Rachel Ray: A Novel, Volume 1

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Chapman and Hall, 1863
 

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User Review  - pgchuis - LibraryThing

Luke Rowan comes to Baslehurst to enforce his right to inherit a half-share in the brewery. He is resisted in this by the existing partner, Mr Tappitt. Through Mr Tappitt's daughters Luke meets Rachel ... Read full review

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User Review  - DieFledermaus - LibraryThing

I do love books by Anthony Trollope, but I had to knock off half a star for this one because the anti-Semitism bothered me too much. A couple others of his that I’ve read had something like this – but ... Read full review

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Page 129 - She was bright, well-featured, with speaking lustrous eyes, with perfect complexion, and full bust, with head of glorious shape and figure like a Juno ; — and yet with all her beauty she had ever about her an air of homeliness which made the sweetness of her womanhood almost more attractive than the loveliness of her personal charms. I have seen in Italy and in America women perhaps as beautiful as any that I have seen in England, but in neither country does it seem that such beauty is intended...
Page 1 - There are women who cannot grow alone as standard trees; — for whom the support and warmth of some wall, some paling, some post, is absolutely necessary; who, in their growth, will bend and incline themselves towards some such prop for their life, creeping with their tendrils along the ground till they reach it when the circumstances of life have brought no such prop within their natural and immediate reach.
Page 95 - I'll write to Cherry, and explain it to her at once. I don't care a bit about the party, — as far as the party is concerned." But Mrs. Ray would not now pronounce any injunction on the matter. She had made up her mind as to what she would do. She would call upon Mr. Comfort at the parsonage, explain the whole thing to him, and be guided altogether by his counsel. Not a word was said in the cottage about the invitation when Mrs. Prime came back in the evening, nor was a word said on the following...
Page 2 - B A woman in want of a wall against which to nail herself will swear conjugal obedience sometimes to her cook, sometimes to her grandchild, sometimes to her lawyer. Any standing corner, post, or stump, strong enough to bear her weight will suffice; but to some standing corner, post, or stump, she will find her way and attach herself, and there will she be married.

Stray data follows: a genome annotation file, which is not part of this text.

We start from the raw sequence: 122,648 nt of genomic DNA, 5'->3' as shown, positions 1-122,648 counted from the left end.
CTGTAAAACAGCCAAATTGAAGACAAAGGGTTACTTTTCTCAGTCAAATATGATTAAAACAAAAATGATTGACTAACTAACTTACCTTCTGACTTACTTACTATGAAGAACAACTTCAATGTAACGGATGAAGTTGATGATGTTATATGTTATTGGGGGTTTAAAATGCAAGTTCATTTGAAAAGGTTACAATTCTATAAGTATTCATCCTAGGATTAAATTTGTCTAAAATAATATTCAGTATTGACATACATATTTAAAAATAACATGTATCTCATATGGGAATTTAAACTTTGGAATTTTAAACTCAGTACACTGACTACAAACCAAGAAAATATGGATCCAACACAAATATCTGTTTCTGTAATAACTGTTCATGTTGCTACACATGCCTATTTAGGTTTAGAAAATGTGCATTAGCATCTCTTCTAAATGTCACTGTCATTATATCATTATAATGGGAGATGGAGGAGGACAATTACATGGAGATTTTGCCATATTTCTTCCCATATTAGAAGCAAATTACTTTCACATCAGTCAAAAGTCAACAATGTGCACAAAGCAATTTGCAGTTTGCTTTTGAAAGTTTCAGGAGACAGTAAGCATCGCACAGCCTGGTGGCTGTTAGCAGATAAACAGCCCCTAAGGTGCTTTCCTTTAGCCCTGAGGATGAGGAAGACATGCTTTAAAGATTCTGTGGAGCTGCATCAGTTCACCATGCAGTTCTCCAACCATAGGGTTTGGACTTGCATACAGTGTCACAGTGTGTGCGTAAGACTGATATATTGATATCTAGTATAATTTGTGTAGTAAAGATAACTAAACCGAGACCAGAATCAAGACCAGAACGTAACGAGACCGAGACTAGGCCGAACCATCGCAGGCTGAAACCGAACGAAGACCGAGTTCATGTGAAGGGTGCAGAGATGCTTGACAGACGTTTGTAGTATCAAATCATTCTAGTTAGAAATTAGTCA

Page 85 - But he was conceited, prone to sarcasm, sometimes cynical, and perhaps sometimes affected. It may be that he was not altogether •devoid of that Byronic weakness which was so much more prevalent among young men twenty years since than it is now.
Page 121 - Mr. Samuel Prong was a little man, over thirty, with scanty, light-brown hair, with a small, rather upturned nose, with eyes by no means deficient in light and expression, but with a mean mouth. His forehead was good, and had it not been for his mouth his face would have been expressive of intellect and of some firmness. But there was about his lips an assumption of character and dignity which his countenance and body generally failed to maintain; and there was a something in the carriage of his...
Page 8 - ... suffice her in that great strait for which it had been prepared. But in this world it tormented her, carrying her hither and thither, and leaving her in grievous doubt, not as to its own truth in any of its details, but as to her own conduct under its injunctions, and also as to her own mode of believing it. In truth she believed too much. She could never divide the minister from the Bible ; — nay, the very clerk in the church was sacred to her while exercising his functions therein. It never...
Page 103 - Rachel that they should have kept such good things only for their little private banquets, but, in truth, such delicacies did not suit Mrs. Prime. Nice things aggravated her spirits and made her fretful. She liked the tea to be stringy and bitter, and she liked the bread to be stale ; — as she preferred also that her weeds should be battered and old. She was approaching that stage of discipline at which ashes become pleasant eating, and sackcloth is grateful to the skin. The self-indulgences of...
Page 121 - ... qualification for a clergyman of the Church of England; he was not a gentleman. I do not mean to say that he was a thief or a liar; nor do I mean hereby to complain that he picked his teeth with his teeth with his fork and misplaced his 'h's'.
Page 120 - devout, good man; not self-indulgent; perhaps not more self-ambitious than it becomes a man to be; sincere, hard-working, sufficiently intelligent, true in most things to the instincts of his calling*. He was, however, deficient in one vital qualification for a clergyman of the Church of England; he was not a gentleman.

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